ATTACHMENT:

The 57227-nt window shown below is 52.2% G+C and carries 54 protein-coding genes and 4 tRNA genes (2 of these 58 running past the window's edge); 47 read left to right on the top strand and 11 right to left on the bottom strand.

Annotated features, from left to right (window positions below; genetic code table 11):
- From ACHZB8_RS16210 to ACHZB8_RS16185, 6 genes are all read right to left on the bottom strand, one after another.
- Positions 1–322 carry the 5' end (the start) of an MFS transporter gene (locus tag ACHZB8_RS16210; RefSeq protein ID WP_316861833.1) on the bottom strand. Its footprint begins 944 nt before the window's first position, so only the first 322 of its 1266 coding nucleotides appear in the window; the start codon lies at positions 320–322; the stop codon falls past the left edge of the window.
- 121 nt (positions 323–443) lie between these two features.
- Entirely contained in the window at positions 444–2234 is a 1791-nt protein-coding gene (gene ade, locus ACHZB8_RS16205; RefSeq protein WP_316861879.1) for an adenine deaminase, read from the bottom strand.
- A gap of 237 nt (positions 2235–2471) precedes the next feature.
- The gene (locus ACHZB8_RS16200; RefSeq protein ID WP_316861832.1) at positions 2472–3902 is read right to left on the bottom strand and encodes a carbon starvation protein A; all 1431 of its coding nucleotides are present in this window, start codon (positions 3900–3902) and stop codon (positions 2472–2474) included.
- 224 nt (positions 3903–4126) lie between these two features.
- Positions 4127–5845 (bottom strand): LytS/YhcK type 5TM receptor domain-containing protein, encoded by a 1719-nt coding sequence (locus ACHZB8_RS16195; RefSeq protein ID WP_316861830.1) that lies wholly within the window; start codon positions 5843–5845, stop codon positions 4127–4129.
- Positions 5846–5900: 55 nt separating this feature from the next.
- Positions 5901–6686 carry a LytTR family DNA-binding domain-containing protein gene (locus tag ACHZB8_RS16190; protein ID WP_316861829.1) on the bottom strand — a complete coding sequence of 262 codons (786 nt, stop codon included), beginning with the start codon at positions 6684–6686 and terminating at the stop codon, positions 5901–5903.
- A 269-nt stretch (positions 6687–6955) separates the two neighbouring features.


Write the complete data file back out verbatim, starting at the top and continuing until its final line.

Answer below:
The 57227-nt window shown below is 52.2% G+C and carries 54 protein-coding genes and 4 tRNA genes (2 of these 58 running past the window's edge); 47 read left to right on the top strand and 11 right to left on the bottom strand.

Annotated features, from left to right (window positions below; genetic code table 11):
- From ACHZB8_RS16210 to ACHZB8_RS16185, 6 genes are all read right to left on the bottom strand, one after another.
- Positions 1–322 carry the 5' end (the start) of an MFS transporter gene (locus tag ACHZB8_RS16210; RefSeq protein ID WP_316861833.1) on the bottom strand. Its footprint begins 944 nt before the window's first position, so only the first 322 of its 1266 coding nucleotides appear in the window; the start codon lies at positions 320–322; the stop codon falls past the left edge of the window.
- 121 nt (positions 323–443) lie between these two features.
- Entirely contained in the window at positions 444–2234 is a 1791-nt protein-coding gene (gene ade, locus ACHZB8_RS16205; RefSeq protein WP_316861879.1) for an adenine deaminase, read from the bottom strand.
- A gap of 237 nt (positions 2235–2471) precedes the next feature.
- The gene (locus ACHZB8_RS16200; RefSeq protein ID WP_316861832.1) at positions 2472–3902 is read right to left on the bottom strand and encodes a carbon starvation protein A; all 1431 of its coding nucleotides are present in this window, start codon (positions 3900–3902) and stop codon (positions 2472–2474) included.
- 224 nt (positions 3903–4126) lie between these two features.
- Positions 4127–5845 (bottom strand): LytS/YhcK type 5TM receptor domain-containing protein, encoded by a 1719-nt coding sequence (locus ACHZB8_RS16195; RefSeq protein ID WP_316861830.1) that lies wholly within the window; start codon positions 5843–5845, stop codon positions 4127–4129.
- Positions 5846–5900: 55 nt separating this feature from the next.
- Positions 5901–6686 carry a LytTR family DNA-binding domain-containing protein gene (locus tag ACHZB8_RS16190; protein ID WP_316861829.1) on the bottom strand — a complete coding sequence of 262 codons (786 nt, stop codon included), beginning with the start codon at positions 6684–6686 and terminating at the stop codon, positions 5901–5903.
- A 269-nt stretch (positions 6687–6955) separates the two neighbouring features.